Nutritional Yeast is an ingredient frequently used in vegan and plant based recipes, along with many vegetarian options. If you haven’t used this ingredient before, you may not know what its best uses are, or some of the many ways in which to use it. I spoke with Rosa from This Healthy Kitchen, who specialises in nutritious plant based recipes, and found out her tips for success when Cooking with Nutritional Yeast.
You may have heard of Nutritional Yeast but not be aware of what it is or the many ways in which to use it.
So, what is Nutritional Yeast?
It is a sugar-free, dairy-free and gluten-free ingredient which is frequently used as a flavour booster in vegan and vegetarian recipes. You can buy it in either golden-hued flakes or in powder form. It has a nutty, cheesy, savoury flavour and is a great addition to many dishes, either hot or cold.
However, you don’t have to follow a vegan or vegetarian diet to appreciate Nutritional Yeast. It is a great seasoning, consider it as a flavour booster along with adding salt and pepper. Or, enjoy it as a low-calorie alternative to hard cheese. It adds a delicious umami flavour boost to many foods.
It is best stored in an airtight container for up to a year in a cool, dark location. To extend the life, it can be stored in the refrigerator.
To learn more about this versatile ingredient, it is over to Rosa!
Why is it good to use in cooking?
Nutritional yeast (also known by vegans as “nooch”) is a deactivated yeast with the added benefit of being chock-full of vitamins and minerals. It’s especially high in B vitamins and a great source of magnesium and dietary fibre. Nutritional yeast is yellow, most often flaky, but may also come in powder form. You can buy some in the health food section of most supermarkets.
It’s great to use in cooking, especially among vegans and dairy free eaters. Not only does it have the benefit of being nutritionally dense, but it specifically provides B vitamins of which vegan eaters could potentially be low on from abstaining from animal products.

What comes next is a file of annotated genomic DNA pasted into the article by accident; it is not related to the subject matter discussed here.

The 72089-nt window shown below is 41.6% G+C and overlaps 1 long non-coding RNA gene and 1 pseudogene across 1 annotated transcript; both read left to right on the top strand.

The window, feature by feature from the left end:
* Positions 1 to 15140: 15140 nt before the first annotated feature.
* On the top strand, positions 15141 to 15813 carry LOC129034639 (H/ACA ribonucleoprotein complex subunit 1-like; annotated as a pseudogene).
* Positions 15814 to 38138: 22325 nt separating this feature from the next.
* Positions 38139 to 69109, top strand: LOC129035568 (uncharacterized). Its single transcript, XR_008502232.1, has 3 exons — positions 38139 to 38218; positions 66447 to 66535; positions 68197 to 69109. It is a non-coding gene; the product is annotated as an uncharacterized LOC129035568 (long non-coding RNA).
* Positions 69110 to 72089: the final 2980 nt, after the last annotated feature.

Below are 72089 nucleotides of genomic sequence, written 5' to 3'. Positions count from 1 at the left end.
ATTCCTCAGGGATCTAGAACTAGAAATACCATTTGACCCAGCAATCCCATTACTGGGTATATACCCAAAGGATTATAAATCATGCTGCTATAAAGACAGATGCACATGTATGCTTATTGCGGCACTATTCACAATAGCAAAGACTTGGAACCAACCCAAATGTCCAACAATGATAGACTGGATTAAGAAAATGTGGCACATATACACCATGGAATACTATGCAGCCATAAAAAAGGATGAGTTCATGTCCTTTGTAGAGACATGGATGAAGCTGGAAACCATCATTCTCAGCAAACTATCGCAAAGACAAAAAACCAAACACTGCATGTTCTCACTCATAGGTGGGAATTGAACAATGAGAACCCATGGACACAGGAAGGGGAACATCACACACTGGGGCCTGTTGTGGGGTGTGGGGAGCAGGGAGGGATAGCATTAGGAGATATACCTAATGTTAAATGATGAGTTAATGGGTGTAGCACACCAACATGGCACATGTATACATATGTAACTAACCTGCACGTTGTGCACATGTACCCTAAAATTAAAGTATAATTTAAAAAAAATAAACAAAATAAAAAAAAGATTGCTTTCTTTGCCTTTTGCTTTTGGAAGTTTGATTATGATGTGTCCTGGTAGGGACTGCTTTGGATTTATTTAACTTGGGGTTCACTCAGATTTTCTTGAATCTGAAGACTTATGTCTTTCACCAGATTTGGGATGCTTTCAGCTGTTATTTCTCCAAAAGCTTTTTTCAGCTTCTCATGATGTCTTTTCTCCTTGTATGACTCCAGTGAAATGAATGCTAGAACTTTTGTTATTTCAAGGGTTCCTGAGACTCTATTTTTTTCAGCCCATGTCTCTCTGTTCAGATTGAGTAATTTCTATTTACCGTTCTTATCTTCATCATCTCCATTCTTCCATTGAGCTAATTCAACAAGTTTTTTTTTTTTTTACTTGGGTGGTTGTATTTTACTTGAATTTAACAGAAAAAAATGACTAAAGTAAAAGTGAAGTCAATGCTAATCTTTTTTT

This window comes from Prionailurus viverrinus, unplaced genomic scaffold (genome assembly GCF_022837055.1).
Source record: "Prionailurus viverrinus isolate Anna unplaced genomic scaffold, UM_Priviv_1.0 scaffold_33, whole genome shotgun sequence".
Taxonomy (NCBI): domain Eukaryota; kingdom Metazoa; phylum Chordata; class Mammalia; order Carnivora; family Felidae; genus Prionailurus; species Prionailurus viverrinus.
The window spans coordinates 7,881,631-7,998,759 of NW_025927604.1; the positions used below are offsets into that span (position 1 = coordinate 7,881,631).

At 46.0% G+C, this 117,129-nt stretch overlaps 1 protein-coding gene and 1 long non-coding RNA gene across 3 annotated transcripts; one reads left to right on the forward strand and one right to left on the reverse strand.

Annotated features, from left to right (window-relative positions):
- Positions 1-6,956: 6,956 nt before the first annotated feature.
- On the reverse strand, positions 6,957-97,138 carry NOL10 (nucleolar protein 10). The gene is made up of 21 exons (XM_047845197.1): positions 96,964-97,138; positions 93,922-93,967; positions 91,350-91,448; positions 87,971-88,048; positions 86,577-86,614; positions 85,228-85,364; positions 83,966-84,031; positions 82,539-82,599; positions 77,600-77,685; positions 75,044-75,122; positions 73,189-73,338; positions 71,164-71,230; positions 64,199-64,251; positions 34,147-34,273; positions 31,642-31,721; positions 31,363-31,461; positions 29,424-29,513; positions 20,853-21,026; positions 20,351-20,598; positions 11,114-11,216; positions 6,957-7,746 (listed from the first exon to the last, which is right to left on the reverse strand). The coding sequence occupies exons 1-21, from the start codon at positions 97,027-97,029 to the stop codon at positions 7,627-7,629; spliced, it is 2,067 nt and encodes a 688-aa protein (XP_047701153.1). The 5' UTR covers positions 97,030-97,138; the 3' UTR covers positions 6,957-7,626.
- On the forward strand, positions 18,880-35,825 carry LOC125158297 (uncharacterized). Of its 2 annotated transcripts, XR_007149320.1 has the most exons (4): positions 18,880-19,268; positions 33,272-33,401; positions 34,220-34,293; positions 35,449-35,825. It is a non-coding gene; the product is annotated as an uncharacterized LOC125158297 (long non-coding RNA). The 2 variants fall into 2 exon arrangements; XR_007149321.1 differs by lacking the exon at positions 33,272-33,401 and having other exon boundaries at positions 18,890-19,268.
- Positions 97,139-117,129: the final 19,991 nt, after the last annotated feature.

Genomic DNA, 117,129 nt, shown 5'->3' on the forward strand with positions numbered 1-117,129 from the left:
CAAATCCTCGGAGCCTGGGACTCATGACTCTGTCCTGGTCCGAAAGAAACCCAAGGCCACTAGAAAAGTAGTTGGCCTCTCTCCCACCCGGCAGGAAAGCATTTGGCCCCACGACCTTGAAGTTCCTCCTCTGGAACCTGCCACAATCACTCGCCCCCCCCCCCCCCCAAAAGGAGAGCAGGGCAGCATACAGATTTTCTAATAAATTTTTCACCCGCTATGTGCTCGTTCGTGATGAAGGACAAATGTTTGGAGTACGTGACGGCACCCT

My favourite part? The undeniably “cheesy” flavour that it offers to some of my favourite dishes.
What is the difference between nutritional yeast and active dry yeast?
The difference between the two, is that nutritional yeast, as mentioned above is NOT active. It’s deactivated yeast, and cannot replace active dry yeast in baked goods that require a rising agent.
Nutritional yeast is mainly used as a flavour enhancer and to add key nutrients to a meal. It is never used to replace active yeast in the baking of fresh goods.
When you first start using nutritional yeast, what are some tips and tricks to keep in mind?
Some things to keep in mind, is that sometimes, less is more! When I first started using nutritional yeast, I was craving that cheesy flavour and adding a ton of it to my meals. Of course, it depends on what you’re making, but always start with a smaller amount (or follow a recipe) and then increase, as desired.
Another tip is that all brands are not created equally. So if you’ve tried nooch before and did not care for the taste, please don’t write it off just yet. Give some other brands a try first! The flavour varies from brand to brand, and if you’re buying from the bulk section of your store, try and find out which brand it is.
What is your favourite way to enjoy nutritional yeast?
It’s next to impossible to pick just one favourite. But, my favourite way to enjoy nutritional yeast, on its own, without being mixed with other ingredients, is sprinkled on popcorn.
Now my favourite recipe that calls for nooch is my homemade bouillon powder. It’s such a versatile, delicious way to add that extra oomph to all your dishes. From soup, to rice or pasta water and sprinkled on baked potatoes, the uses for this bouillon powder are virtually endless.
But there are so many ways to incorporate nooch in your meals. Use it in sauces and dips, homemade mac and cheese, pasta dishes, casseroles, salad dressings, vegan cheeses, meatballs and burgers, and anything else your heart desires.
Rosa is the recipe developer and photographer of This Healthy Kitchen. She loves creating and sharing approachable, healthy plant based recipes that are completely and utterly delicious. Rosa hopes to help others in their journey to becoming plant based, as well as provide inspiration to those that are just curious about a plant based diet. She aims to keep all recipes under 400 calories per serving, to help aid in healthy weight loss. No crash dieting, just nutrient dense, delicious meals, with the occasional cheat days included. She was born in Canada, but raised by Italian-born parents. As such, she was exposed to Italian cuisine since childhood, which you’ll find has inspired many of her recipes.
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